PAGE: “We have independent fitness regimes because our needs and ages are a little different. I’m a terrible runner. I’m built for running, but I find it hurts my body because of my back problems. Sailing’s number-one injury complaint is back issues. Like Mat, my normal day would be working on my core stability, my shoulder stability. I normally do plenty of cardio work. Because we travel so much, I like to always have an option other than gyms, which are sometimes hard to find. My cardio is based around the bike because it’s low-impact on the body. It depends on our position in our program, how tired I am, but I’ll try and fit at least something in every day.“Straight after the Beijing Games I went a bit slack and wasn’t as diligent with my core work as I should’ve been. At the World Champs in 2009 I was in immense pain. It was warning of what happens when you take your mind off the game. But now, a year later, I almost have no such problems. Sailing has become more and more physical as it’s evolved over the years.”

A boat in every port... A boat in every port..
Images: Courtesy Victor Kovalenko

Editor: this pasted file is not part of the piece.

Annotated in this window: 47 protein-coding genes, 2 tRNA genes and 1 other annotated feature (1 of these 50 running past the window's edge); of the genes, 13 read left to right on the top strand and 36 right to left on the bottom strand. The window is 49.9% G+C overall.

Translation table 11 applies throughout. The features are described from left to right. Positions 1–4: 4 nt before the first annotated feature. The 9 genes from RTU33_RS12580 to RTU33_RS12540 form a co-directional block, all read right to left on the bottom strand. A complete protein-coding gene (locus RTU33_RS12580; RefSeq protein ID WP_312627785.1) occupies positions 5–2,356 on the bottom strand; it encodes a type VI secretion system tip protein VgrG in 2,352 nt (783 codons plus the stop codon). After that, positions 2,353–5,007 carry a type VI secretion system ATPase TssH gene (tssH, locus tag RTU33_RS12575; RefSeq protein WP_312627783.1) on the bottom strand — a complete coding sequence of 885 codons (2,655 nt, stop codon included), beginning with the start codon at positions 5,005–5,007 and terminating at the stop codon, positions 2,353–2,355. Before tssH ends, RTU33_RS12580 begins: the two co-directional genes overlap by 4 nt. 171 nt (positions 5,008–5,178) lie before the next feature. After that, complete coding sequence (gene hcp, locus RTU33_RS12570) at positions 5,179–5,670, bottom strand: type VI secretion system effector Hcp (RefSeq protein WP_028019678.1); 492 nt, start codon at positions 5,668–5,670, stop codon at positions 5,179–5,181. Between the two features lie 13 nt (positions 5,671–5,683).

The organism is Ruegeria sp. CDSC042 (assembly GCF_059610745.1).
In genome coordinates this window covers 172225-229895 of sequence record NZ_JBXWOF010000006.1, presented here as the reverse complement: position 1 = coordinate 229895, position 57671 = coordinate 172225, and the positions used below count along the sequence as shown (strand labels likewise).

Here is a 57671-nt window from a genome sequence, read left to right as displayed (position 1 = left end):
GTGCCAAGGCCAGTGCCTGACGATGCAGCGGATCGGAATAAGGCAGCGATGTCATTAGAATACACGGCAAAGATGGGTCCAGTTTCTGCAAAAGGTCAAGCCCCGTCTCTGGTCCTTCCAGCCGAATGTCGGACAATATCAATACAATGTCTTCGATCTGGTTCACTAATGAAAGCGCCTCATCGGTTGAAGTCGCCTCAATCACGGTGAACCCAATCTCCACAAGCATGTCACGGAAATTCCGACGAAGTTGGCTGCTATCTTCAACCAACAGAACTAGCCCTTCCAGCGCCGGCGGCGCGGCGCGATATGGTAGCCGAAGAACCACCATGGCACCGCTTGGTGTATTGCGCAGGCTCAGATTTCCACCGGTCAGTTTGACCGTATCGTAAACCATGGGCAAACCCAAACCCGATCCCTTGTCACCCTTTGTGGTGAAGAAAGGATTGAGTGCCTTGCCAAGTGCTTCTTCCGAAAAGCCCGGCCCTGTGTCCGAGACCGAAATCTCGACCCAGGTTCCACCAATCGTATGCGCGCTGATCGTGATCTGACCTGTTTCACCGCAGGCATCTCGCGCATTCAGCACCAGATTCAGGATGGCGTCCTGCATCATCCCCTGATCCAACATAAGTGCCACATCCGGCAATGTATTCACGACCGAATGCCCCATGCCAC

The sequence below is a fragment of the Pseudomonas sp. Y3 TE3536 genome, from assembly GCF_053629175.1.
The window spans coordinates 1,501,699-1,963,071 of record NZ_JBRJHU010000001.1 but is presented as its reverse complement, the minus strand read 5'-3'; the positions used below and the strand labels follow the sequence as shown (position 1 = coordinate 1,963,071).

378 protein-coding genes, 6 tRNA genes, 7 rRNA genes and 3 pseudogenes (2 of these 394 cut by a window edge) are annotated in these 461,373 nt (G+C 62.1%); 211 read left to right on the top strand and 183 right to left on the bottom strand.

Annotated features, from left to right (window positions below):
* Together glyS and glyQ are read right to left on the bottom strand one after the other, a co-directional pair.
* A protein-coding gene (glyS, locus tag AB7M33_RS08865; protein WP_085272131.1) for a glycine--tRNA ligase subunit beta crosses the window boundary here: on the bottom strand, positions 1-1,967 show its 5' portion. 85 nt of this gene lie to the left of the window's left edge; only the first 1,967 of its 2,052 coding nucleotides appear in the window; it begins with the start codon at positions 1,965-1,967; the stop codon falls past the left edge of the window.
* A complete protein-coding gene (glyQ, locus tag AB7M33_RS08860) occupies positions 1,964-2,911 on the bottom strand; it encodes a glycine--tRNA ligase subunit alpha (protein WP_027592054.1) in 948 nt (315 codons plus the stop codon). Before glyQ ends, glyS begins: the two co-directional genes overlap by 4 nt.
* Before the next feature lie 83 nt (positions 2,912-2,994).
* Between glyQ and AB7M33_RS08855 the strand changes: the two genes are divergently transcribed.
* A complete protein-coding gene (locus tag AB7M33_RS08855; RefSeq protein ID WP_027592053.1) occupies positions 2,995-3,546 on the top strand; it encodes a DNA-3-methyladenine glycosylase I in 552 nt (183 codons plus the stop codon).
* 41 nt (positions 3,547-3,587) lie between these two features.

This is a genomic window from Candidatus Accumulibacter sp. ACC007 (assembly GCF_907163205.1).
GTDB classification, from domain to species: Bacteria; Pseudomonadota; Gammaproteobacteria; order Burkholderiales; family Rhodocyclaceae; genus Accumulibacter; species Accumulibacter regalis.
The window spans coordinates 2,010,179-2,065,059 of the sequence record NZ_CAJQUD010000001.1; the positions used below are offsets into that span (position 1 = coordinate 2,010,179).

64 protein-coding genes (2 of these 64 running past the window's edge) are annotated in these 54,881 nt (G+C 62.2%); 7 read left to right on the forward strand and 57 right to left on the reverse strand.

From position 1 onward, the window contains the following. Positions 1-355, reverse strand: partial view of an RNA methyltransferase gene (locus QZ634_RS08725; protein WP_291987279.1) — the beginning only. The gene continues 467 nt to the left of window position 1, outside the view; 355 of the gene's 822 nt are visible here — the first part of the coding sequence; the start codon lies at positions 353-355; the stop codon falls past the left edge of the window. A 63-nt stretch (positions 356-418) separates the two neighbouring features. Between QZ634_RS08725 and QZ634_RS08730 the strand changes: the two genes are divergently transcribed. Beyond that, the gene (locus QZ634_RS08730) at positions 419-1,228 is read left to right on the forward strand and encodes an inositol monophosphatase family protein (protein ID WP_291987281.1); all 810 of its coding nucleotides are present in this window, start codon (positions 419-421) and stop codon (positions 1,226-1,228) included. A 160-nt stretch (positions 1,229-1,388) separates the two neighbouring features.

BELCHER: “We have a few competition yachts scattered throughout the world. We have one in Europe – where a lot of the World Cup events are held. We’ve had one shipped to Miami, we had another shipped to Perth and we have two

in Sydney.”

PAGE: “Yachts aren’t something you can fly around the world. Logistically it’s a tricky sport to handle; we find it’s easier to have equipment waiting for us around the place, so we can step straight into the boats when we arrive.”


BELCHER: “At the moment, because we have sail designers here, we’re doing a lot of equipment and sail-testing. At other times we might be concentrating on skills/boat handling; things like manoeuvring around buoys, or boat-on-boat testing with another yacht to develop our race judgement.”